The northern Celts of the Iberian Peninsula were the poorest of all. They drank water or beer instead of wine, they slept on the ground, men grew long hair like women, they ate acorn and chestnuts for half a year and they didn’t use coins. That’s understandable, since they were very far from the focuses of developed and urbanized civilizations. Apart from gathering fruits, they relied mostly on ranching to feed themselves, and there are some good mines in the north so northern tribes extracted some raw materials like gold, tin or iron and sold them. The social organization and costumes of the northern Celts have been an object of study, because Latin texts said that the Cantabri and Astures had matriarchal societies. The fact that Northern Celtic women farmed, inherited land and had the power to arrange marriages for their brothers shocked the Romans.
Now let’s talk about the mix of Iberians and Celts, the Celtiberians. When I say a mix here, it’s not a genetic mix in general, but a cultural mix. The Celtiberians were Celts, aka Indo-European, but with a culture influenced by that of the Iberians. They shared the same social institutions and religion with the rest of the Celts, but their material culture was strongly influenced by that of the Iberians. Ancient sources diverge while delimiting the region of Celtiberia, but they lived around the Sistema Ibérico or Iberian System that it’s located in the eastern part of the Meseta Central. The area apparently experienced a demographic and economic growth that also provoked a higher degree of urbanization and the emergence of walled towns in Celtiberia. Celtiberians were more pastoralists than agriculturalists, a particularity that has to do with the ecological conditions of their lands. I know that I have said the same about the others, but Celtiberians were especially famous for being ferocious and brave warriors, and archeological findings suggest that as early as the 7th or 6th century BC the area that corresponds to the Celtiberians developed a warrior and stratified society. The Celtiberians played a major role in the native resistance against the Roman conquest, but we will see that in an upcoming episode.
The last natives that need to be mentioned are the proto-Basques. The ancient Basques were called Vascones, and they lived a bit more eastwards than today, occupying the Western Pyrenees as well as the eastern half of modern-day Basque Country. Those people were related to the Aquitanians that lived in southwestern France, but we know very few details about their culture and even today the Basques are an object of study because their genetic and linguistic origins are a mystery. What archeologists and ancient sources say is that their culture was influenced by the Celtic cultures, so consider all the points I mentioned about the Celts and the majority of the characteristics would apply to the Vascones.
THE VERDICT: In today’s verdict I want to discuss the historic manipulation done by Basque nationalists in relation to who they are. To talk about this issue, I must first define what an ethnicity is. An ethnicity is a complex issue, because it has much to do with how we perceive first ourselves as belonging to a certain group and then how the others perceive us. The identity of an ethnicity is built around multiple factors, where each factor can be considered of different importance according to each ethnicity. As factors, we have race, language, religion, material culture, ideology, among others. The thing with the Basques is that nationalism created an image of the Basques as an ancient, isolated and distinct race, and two important problems that create nationalism are the national myth that has little to do with actual, scientific history, and the fact that nationalism presents nations as fixed groups that don’t change, which of course it’s false. People interact with each other and no human ethnicity is isolated, therefore we can’t understand cultures or nations as fixed entities. Remember this, and this applies to all nationalisms, cultures are dynamic and that’s how humanity has advanced. And with that, The Verdict ends.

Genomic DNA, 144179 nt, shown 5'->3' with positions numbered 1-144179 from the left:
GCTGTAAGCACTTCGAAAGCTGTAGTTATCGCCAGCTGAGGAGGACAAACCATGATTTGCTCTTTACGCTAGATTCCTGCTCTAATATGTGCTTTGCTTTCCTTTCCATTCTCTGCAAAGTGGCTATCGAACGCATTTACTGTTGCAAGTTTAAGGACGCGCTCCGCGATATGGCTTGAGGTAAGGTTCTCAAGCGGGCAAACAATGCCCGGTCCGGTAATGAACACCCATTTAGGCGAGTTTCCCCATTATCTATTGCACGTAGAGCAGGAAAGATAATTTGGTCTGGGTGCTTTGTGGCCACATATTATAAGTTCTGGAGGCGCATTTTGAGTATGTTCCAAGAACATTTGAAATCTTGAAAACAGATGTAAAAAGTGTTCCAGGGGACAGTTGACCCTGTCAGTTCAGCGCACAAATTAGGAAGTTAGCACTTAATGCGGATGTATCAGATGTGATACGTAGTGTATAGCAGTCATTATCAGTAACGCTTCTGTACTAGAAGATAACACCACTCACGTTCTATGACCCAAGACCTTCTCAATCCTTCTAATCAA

As we have seen, the Pre-Roman peoples of the Iberian Peninsula were quite heterogenous. We have the pre-Indo-European Iberians and Vascones, the Celts and the Greek and Phoenician colonies that heavily influenced the natives. It wasn’t until the Roman conquest of Hispania that all those people were unified. To end this episode, let me remind you that the podcast has a website, thehistoryofspain.com, where you can find the scripts of the episodes and a list of books about the history of Spain available on Amazon and you can also subscribe to the weekly newsletter. Please subscribe to the podcast on Apple Podcasts, Spotify, YouTube and more, review the podcast, and follow the social media accounts of Instagram, Twitter and Facebook. I hope you learned something and enjoyed today’s episode, thank you for listening!
DE IBERIA A HISPANIA. Francisco Gracia Alonso
LOS PUEBLOS PRERROMANOS DE LA PENÍNSULA IBÉRICA. Manuel Salinas de Frías
HISTORIA DE ESPAÑA. DESDELA PREHISTORIA HASTA LA CONQUISTA ROMANA. Planeta
HISTORIA DE ESPAÑA. HISPANIA ANTIGUA. Domingo Plácido
NOTE: Credit for the intro and outro music to Jeris and Clarence Simpsons, the song is called ‘Conquistador’and it’s under the Creative Commons Attribution 3.0 license